Another section of the Act, Title III, is challenged as improperly infringing freedom of association. This section requires disclosure of the sources and disposition of contributions as well as of the identification of those handling and receiving the funds. Reluctance on the part of some to be publicly identified on behalf of a particular candidate or campaign will serve, they say, as a deterrent to some from serving as officers of plaintiffs' clubs and as a deterrent to others from contributing money to plaintiffs for use by the Conservative Party and the clubs of which they are officers. They say further that the requirement to report all persons on the payroll of plaintiffs and their clubs for amounts in excess of $100, although otherwise employed, may deter part-time party workers from taking temporary positions for fear of political reprisal in seeking other employment thereafter.
Analysis of the theses of the plaintiffs convinces the Court that the contentions are speculative, plainly lacking in merit as a result, and fail to raise a substantial question of constitutionality of the Act, as more fully appears hereafter.
Title I. The Statutory and Regulatory Scheme in Question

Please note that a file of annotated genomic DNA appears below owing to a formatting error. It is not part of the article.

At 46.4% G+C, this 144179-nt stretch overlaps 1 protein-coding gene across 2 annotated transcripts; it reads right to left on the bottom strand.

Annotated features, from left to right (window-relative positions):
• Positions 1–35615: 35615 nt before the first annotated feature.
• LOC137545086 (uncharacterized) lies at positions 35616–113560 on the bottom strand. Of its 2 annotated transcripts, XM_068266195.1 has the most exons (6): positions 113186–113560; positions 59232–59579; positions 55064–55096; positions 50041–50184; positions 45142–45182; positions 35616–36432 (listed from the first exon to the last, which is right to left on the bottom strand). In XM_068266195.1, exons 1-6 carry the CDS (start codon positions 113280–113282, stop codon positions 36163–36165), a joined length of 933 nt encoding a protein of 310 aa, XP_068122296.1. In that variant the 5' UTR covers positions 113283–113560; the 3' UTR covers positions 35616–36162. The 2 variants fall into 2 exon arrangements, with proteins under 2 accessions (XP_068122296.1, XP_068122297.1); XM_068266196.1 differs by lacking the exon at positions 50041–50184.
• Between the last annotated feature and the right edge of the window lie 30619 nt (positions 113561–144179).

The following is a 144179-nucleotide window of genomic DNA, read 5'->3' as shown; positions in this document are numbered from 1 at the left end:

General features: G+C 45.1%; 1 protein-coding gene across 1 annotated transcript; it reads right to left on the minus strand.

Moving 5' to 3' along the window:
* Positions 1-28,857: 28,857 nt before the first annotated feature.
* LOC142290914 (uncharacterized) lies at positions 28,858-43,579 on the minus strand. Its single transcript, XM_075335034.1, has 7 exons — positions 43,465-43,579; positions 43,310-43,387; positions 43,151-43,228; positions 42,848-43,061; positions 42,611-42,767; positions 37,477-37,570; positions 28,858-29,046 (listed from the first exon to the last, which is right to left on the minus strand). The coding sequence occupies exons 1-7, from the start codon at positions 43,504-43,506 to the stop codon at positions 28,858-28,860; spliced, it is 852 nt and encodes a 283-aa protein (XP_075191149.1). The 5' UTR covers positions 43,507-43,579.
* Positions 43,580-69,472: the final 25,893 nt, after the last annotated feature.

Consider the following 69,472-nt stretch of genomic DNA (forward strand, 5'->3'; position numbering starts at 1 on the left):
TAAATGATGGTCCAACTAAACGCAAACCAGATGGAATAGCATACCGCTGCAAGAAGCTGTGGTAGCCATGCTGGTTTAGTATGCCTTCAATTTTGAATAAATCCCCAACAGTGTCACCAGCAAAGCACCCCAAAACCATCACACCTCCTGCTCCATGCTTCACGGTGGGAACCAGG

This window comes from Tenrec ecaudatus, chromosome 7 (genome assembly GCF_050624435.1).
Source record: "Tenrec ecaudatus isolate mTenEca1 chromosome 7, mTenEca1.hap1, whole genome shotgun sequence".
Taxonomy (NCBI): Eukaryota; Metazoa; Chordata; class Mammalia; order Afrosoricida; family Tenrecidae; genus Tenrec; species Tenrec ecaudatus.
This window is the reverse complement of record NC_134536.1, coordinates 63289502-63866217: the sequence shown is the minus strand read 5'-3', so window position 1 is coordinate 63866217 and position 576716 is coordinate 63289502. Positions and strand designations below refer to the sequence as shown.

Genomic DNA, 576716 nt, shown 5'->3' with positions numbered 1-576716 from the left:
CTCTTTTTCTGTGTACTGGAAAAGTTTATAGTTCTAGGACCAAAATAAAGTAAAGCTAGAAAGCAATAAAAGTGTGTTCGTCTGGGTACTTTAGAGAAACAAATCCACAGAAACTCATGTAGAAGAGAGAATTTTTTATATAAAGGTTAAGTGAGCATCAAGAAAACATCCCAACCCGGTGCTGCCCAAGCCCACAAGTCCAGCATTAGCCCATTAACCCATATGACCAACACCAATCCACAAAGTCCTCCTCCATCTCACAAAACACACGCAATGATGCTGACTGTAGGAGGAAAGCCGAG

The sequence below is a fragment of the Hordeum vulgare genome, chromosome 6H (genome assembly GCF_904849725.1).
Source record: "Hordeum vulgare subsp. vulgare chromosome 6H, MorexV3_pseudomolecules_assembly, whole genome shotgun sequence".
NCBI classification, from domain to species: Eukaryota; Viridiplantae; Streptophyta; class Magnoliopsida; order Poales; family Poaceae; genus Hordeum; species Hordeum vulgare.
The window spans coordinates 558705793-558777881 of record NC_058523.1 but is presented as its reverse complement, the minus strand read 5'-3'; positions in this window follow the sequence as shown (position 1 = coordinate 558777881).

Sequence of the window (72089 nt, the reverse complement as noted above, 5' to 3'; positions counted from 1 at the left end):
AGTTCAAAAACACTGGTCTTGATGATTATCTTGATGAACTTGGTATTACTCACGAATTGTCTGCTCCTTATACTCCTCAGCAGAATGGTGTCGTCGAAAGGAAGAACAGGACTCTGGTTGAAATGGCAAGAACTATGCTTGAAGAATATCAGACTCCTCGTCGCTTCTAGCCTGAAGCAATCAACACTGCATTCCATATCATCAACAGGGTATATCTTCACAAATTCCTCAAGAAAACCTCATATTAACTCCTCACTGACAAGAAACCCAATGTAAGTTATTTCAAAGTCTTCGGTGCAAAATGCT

Congress passed Title I of the Act to deal with the impression that "only the rich man can run for public office, and that a candidate can buy an election by spending large amounts of money in a campaign." H.R. Rep. 92-564, 92d Cong., 1st Sess. 4.
Plaintiffs do not question the overall limitations imposed on broadcast and non-broadcast media expenditures by a candidate. Their attack is on what media may deem to be a prospective expenditure "on behalf of the candidacy".
The Act does not prohibit media organizations from providing free time or space for campaigning.
Pursuant to a grant of authority conferred by § 105 of Title I, 47 U.S.C. § 804, the Comptroller promulgated regulations now contained in Title II of the Code of Federal Regulations, published March 24, 1972 and effective April 7, 1972. 37 Fed. Reg. 6156. The meaning of "on behalf of" as it appears in § 104(b) of Title I is expressed in § 4.4 of the regulations as follows:
A use of communications media is deemed to be "on behalf of the candidacy" of any such candidate if the use (1) involves his participation by voice or image or advocates his candidacy; or (2) identifies the candidate, directly or by implication, or advocates his candidacy.
The regulations also contain provisions governing attribution of expenditures in opposition to a candidate. 37 Fed. Reg. 6158, §§ 4.4, 4.5.
Title I: The Ripeness Issue
Plaintiffs predict the situation in which a candidate refuses to certify for publication or broadcast critical views held by plaintiffs and they claim this would leave them with a sort of Hobson's choice: they would be compelled either not to publish or broadcast their critical views or to publish or broadcast and thereby risk prosecution under the penalty provisions of the Act. This dilemma is said to constitute a ...